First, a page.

Gage This or Gage That? How the Number of Distinct Categories Relates to the %Study Variation

Minitab Blog Editor 19 May, 2014

We cannot improve what we cannot measure. Therefore, it is critical that we conduct a measurement systems analysis (MSA) before we start analyzing our data to make any kind of decisions.

When conducting an MSA for continuous measurements, we typically using a Gage R&R Study. And in these Gage R&R Studies, we look at output such as the percentage study variation (%Study Var, or %SV) and the Number of Distinct Categories (ndc) to assess whether our measurement system is adequate.

Looking at these 2 values to assess a measurement system often leads to questions like "Should I look at both values? Will both values simultaneously indicate if my measurement system is poor? Are these 2 values related?" 

The answer to all of these questions is "Yes," and here's why.

How Are NDC and %Study Var Related?

To clearly understand how number of distinct categories and percentage study variation are related, first consider how they are mathematically defined:

where sigma represents the square root of the variance components. (Note that where the square root of 2 appears in this formula and those below, Minitab uses 1.41.)

Using substitution, we can express the relationship between ndc and %SV as:

The last equation shows that ndc and %SV are inversely proportional: the larger %SV is, the smaller the ndc is, and vice-versa. However, it also suggests that the value of ndc depends not only on %SV, but on the variance components as well.

NDC as a Function of %SV

To simplify the equation and represent ndc solely as a function of %SV, we can express the variance components in another way. The total variance is the sum of two variance components, one corresponding to gage repeatability and reproducibility and the other to part-to-part variation:

Solving for sigma-squared for part and dividing each side of the equation by sigma-squared for total yields:

Because %SV / 100 = sigma gage / sigma total, the equation above can be rewritten as:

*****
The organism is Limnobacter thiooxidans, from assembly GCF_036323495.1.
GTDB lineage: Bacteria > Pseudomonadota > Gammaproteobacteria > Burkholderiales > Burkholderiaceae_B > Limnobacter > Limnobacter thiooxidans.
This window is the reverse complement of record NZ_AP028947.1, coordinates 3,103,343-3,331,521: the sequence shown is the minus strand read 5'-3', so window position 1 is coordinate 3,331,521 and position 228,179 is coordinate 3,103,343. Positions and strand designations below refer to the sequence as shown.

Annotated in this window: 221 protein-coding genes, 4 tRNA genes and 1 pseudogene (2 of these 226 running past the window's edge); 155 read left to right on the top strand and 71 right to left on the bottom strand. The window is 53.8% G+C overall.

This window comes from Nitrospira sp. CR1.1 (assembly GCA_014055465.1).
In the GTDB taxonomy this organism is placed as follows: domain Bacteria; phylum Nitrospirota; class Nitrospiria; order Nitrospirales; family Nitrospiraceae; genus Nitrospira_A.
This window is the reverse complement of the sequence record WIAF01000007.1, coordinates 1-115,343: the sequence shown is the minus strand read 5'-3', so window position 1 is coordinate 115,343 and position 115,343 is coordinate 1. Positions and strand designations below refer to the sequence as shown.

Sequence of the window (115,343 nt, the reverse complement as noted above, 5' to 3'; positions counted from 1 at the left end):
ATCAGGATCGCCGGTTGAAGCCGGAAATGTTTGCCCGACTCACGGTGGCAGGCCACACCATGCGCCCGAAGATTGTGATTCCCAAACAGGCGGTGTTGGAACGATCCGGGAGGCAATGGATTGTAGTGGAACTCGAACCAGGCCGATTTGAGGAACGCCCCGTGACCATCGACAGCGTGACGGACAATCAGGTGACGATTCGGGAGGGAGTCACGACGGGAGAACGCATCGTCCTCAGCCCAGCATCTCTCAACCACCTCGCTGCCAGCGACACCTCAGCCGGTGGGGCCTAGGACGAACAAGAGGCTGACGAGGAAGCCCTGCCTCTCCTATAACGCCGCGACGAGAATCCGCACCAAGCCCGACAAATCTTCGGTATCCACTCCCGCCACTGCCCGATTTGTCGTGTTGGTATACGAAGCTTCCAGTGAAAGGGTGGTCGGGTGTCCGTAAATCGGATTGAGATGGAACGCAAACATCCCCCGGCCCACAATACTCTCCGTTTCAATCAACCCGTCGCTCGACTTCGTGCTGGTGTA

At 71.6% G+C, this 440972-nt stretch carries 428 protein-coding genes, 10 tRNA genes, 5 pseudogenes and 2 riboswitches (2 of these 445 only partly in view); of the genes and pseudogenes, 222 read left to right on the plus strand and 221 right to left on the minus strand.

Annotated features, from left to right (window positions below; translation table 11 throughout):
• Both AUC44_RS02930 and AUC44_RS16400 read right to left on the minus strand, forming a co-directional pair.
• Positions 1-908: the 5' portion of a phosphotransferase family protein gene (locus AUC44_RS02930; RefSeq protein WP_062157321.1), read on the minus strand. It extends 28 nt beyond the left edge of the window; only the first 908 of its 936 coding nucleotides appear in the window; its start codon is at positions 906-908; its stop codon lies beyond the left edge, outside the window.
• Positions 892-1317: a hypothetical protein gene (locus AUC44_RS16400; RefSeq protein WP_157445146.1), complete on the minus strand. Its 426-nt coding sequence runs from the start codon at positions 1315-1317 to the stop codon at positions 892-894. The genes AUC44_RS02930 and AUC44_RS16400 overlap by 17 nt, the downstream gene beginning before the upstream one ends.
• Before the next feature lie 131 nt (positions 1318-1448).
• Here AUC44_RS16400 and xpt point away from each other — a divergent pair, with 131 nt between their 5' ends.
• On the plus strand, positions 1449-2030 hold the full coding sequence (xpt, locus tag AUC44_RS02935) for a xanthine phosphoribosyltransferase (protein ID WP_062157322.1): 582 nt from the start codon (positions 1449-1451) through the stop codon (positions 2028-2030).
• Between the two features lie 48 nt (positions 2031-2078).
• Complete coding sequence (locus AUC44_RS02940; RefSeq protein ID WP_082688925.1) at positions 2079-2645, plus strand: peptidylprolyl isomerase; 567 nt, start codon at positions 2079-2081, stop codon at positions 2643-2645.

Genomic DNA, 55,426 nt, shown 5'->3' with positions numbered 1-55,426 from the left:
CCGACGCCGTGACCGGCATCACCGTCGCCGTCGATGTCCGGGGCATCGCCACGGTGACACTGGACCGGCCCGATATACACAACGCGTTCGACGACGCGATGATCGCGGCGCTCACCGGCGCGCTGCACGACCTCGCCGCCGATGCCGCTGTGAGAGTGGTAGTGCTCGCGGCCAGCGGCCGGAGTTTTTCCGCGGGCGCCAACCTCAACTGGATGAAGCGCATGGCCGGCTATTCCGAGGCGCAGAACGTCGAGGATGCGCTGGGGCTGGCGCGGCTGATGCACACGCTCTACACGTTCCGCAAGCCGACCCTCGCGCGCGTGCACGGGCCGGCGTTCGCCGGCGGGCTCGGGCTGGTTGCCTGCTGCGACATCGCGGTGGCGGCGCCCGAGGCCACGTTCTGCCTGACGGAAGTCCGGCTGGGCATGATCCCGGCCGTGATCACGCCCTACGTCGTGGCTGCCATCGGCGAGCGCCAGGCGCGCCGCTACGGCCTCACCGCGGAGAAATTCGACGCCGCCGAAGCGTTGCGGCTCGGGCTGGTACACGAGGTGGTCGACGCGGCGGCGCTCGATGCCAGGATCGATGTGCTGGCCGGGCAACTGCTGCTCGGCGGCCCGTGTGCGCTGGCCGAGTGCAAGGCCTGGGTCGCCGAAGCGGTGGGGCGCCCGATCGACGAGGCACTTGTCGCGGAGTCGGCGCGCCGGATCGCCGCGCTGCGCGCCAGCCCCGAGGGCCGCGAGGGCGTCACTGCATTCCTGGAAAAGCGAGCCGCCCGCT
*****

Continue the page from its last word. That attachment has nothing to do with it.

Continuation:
Substituting this value into the previous equation for ndc gives the following simplified formula:

This equation clearly shows the relationship between ndc and %SV and can be used to calculate the number of distinct categories for a given percentage study variation. As shown in Table 1, the calculated ndc value is then truncated to obtain a whole number (integer).

For example, if the calculated value is 15.8, mathematically you are not quite capable of differentiating between 16 categories. Therefore, Minitab Statistical Software is conservative and truncates the number of distinct categories to 15. For practical purposes, you can also round the calculated ndc values to obtain the number of distinct categories.

Guidelines and Limitations for Evaluating a Measurement System Using NDC

You can evaluate a measurement system by looking only at the number of distinct categories and using the following guidelines (based on the truncation method used by Minitab):

  • 14 distinct categories – The measurement system is acceptable.
  • 4-13 distinct categories – The measurement system is marginally acceptable, depending on the importance of the application, cost of measurement device, cost of repair, and other factors.
  • ≤ 3 distinct categories – The measurement system is unacceptable and should be improved.

These guidelines have some limitations. For example, in some cases when the %SV is over 30% the number of distinct categories is 4. Therefore, a measurement system with 32% study variation, which is unacceptable under the AIAG criteria for %SV, is acceptable under the ndc criteria. To avoid this discrepancy, some authors suggest only accepting a measurement system when it can distinguish between 5 or more categories. Although this fixes the original problem, it makes measurement systems with a 28-30% study variation unacceptable, because their corresponding ndc value equals 4.

To resolve this issue you can establish more specific guidelines based on the exact calculated ndc values, without truncating or rounding. For example, you could define an unacceptable measurement system based on an ndc < 4.497.

And that is how the number of distinct categories is related to %Study Var.